The Greater Bellevue Area Chamber of Commerce hosted its annual 2021 Mayor’s Forum event last week, providing the local mayors an opportunity to share updates on their cities and allowing patrons to ask questions of the mayors.
The event was held Thursday, Oct. 28 at the Beardmore Event Center of Bellevue.
Bellevue is proud to be the fastest-growing city in the fastest growing county in Nebraska, said Bellevue Mayor Rusty Hike. The city has seen a 28% population increase over the last 10 years.
There’s plenty happening in Bellevue, with the library improvement project going forward with moving buildings and the at large council position being eliminated in 2022. Voters opted instead for a sixth ward to be added.
Plans are to add an amphitheater at American Heroes Park next year and the city has entered a public-private partnership for Winsor Cove, the former Haworth Park campground.
The city has allocated $18 million for street repairs and construction and has set aside $1.7 million for park improvements, including the summer addition of the Lookingglass Heights splash pad and all inclusive playground in Stonecroft Park.
The city is working with MAPA on a mass transit system plan that could connect into Omaha, bringing mass transit down Fort Crook Road.
Olde Towne redevelopment is also a center of focus, with about $50 million of development getting underway, said Hike.
Gretna has also seen explosive growth, said Mayor Mike Evans.
Major projects include the Hillcrest senior living facility, a multi-million dollar project on the former Kush mansion property, and the Gretna Crossing Park, which includes an aquatics and recreation center.
New businesses are opening in Gretna every day, with a Fareway being built on the Highway 6/31 corridor and recent openings of Ditch Witch and Hyvee Fast & Fresh. More than 1,300 residential lots are currently being developed.
A “fantastic school district” and Gretna’s I-80 access to both the Omaha and Lincoln markets are a huge draw, Evans said.
The city has numerous growth opportunities, along both the Highway 370 and Highway 6/31 corridors, and the future I-80 interchange. Plans to complete a corridor study are underway. The study is expected to take a look at the gateway corridor from Interstate 80 to the up and coming Gretna Crossing Park.
“We’re not just one big metro — each community has it’s own personality,” Evans said.
Though each unique, the mayors work together on various projects.
“The teamwork we’ve been able to do is the reason for our growth,” said La Vista Mayor Doug Kindig. “Even though we all work together, we want our own identity.”
La Vista is unique in that it is landlocked and has no more residential plats. It is also Sarpy County’s youngest city, incorporated 61 years ago.
The city is focused on redevelopment and getting residents involved with city decisions.
When opportunity for redevelopment arose, residents voiced their desire for a downtown area. The city is providing the infrastructure for the 84th Street redevelopment project, while private companies fund the rest.
A large indoor soccer complex is under construction in La Vista and an 84th Street bridge is being planned to further identify where La Vista begins.
Kindig touched on community dollars and that Keno funds helped pay for City Hall, the La Vista Public Library and the La Vista Police Department buildings. La Vista seeks financial strength and Kindig has hopes to diversify the tax base.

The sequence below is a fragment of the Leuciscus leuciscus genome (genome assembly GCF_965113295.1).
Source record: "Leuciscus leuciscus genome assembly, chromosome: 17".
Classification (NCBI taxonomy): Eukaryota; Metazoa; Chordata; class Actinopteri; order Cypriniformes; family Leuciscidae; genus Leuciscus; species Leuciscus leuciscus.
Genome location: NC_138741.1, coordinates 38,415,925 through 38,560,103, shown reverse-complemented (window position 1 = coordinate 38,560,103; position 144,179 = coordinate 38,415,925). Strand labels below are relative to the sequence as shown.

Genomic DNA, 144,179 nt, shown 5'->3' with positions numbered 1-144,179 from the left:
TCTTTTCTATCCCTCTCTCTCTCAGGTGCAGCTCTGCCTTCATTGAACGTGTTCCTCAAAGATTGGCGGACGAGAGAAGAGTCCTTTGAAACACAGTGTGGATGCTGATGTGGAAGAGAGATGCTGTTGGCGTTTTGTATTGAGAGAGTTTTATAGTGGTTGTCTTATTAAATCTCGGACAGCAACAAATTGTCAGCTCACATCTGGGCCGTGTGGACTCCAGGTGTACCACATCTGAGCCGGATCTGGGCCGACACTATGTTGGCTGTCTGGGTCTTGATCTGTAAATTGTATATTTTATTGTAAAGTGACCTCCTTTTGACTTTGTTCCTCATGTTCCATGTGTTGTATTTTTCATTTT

“We don’t want to rely on property tax forever,” he said.
Local government and working together is what makes these communities successful, Kindig said.
“Most of the people in La Vista know where I live,” he said. “Most of the people in La Vista have my phone number. We hear their issues at the ground level.”
Papillion is looking to manage growth and preserve community, Mayor David Black said.
City officials began looking at ways to maintain a “small town feel,” asking where the center of community was when that community meant thousands of people. This prompted the construction of Papillion Landing, Papillion’s community center.
Up-and-coming residential projects include the Bungalows on the Lake near 132nd Street and Lincoln Road, and the Tower District at 84th Street and Highway 370.
Currently, many Sarpy cities, including Gretna and Papillion, are looking to address the issue of “missing middle housing,” or building more homes for the middle class.
The City of Papillion will donate land at 108th Street and Highway 370 for the Vietnam Veterans Memorial.
With major projects in the works from Facebook, Google, R&R Commerce Park, Papillion Foods (Hormel) and Amazon, there is not much developable land left in Papillion, Black said.
The Facebook project recently announced an expansion to the south, bringing millions of dollars in development to Springfield.
The Highway 50 corridor to Springfield has seen incredible growth and the city is beginning to see more development, with the addition of 128 single-family residential lots going up in Springfield Pines and a new elementary school building downtown to be completed in the spring of 2022.
The City of Springfield was able to provide funding for new LED lights at the Legion ballfields, as well as lights, new restrooms and dugout updates at Springfield City Park. Both projects benefit local school children, who utilize the fields for their games.
Springfield’s growth largely depends on the Sarpy County and Cities Wastewater Agency’s efforts to build the Unified Southern Sarpy Wastewater System, to serve the southern portion of Sarpy County.
Sarpy County and the cities of Bellevue, Gretna, La Vista, Papillion and Springfield are all members of the agency and work together to advocate for growth in southern Sarpy County.
Mayor Paul Lambert of Plattsmouth and Mayor Donald Groesser of Ralston also spoke at the 2021 Mayor’s Forum, as they do each year.